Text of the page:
No charges for those who painted 'Back the Blue' mural, or for those who painted over it

Prosecutors in Tampa say they’ve charged dozens of people in connection with Tampa’s riots earlier this year, but they have opted not to charge several people arrested more recently for painting -- and painting over -- murals.

The State Attorney’s Office says it has filed a total of 264 charges against 120 different people for looting, burglary, theft, and attacking police during and after the protests that turned violent in the wake of George Floyd’s death back in late May.

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Two-thirds of those charges are felonies, each carrying a potential penalty of at least five years in prison if convicted.

But prosecutors will not pursue criminal charges against the group that painted an unpermitted “Back the Blue” mural on a downtown street near TPD headquarters a month ago. Nor will they charge the four people who painted over that mural in the middle of the night just days later.

“The evidence available does not establish beyond a reasonable doubt the individuals responsible acted with willful or malicious intent to damage property as required under Florida law,’ the State Attorney’s Office said about both cases.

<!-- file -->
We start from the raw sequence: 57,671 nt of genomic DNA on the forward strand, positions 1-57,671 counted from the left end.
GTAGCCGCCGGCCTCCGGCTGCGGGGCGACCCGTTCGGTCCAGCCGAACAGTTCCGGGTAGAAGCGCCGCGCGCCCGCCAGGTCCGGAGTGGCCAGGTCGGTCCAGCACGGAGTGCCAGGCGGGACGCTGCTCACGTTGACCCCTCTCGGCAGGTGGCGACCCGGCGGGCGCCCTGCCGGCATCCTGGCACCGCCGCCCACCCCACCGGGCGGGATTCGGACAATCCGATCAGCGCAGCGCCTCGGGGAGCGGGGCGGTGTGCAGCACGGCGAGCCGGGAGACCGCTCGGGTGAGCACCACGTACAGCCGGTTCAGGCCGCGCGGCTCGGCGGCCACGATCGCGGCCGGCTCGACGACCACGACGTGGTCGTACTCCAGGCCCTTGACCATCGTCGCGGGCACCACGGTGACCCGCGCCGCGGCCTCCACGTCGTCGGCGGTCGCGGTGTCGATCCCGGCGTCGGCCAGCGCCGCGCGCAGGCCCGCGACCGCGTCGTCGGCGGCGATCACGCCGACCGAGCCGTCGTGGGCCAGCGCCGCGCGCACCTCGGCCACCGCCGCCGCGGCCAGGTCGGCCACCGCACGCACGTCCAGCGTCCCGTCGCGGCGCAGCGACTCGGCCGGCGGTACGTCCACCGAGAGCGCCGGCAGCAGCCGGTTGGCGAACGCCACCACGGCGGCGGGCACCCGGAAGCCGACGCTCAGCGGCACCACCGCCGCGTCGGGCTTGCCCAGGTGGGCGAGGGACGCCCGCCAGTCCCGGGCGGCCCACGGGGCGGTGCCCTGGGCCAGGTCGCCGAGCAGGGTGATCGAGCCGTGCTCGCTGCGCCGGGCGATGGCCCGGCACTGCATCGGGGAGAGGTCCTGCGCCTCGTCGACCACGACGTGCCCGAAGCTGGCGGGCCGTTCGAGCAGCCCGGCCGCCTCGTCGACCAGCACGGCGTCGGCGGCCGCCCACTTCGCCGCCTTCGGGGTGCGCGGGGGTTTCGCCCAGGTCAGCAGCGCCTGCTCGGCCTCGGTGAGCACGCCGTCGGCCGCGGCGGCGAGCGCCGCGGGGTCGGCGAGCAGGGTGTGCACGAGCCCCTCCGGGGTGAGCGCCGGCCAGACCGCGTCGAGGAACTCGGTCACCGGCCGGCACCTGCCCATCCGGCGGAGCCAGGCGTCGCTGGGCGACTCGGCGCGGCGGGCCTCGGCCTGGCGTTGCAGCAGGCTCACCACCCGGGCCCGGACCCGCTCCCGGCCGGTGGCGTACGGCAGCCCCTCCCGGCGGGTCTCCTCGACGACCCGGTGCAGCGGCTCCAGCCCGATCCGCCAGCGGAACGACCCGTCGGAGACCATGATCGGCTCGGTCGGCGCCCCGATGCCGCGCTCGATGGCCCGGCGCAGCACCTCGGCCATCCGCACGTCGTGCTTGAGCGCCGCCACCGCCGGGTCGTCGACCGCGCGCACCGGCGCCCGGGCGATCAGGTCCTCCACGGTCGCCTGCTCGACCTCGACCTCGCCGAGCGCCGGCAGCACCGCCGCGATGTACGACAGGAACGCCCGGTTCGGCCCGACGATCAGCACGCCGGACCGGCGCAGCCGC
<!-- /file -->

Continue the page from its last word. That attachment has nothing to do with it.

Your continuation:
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Prosecutors are also not going to charge the seven people arrested for trying to paint a mural in Curtis Hixon Park a few days after that

“These types of cases involve tough decisions,” the State Attorney’s Office press release noted. “Our guiding principle is to distinguish between people committing crimes for personal gain or to cause destruction versus protestors whose aim is to make their voices heard. The 264 charges filed to date make it clear that we will prosecute those who seek to harm our community, but it is counterproductive to criminally prosecute people who are exercising their First Amendment rights—especially when other options exist to address questionable behavior, such as civil citations.

Prosecutors are pressing ahead with the case against Noah Armstrong, though. He has been charged with reckless driving for allegedly driving through a group of protestors on July 4.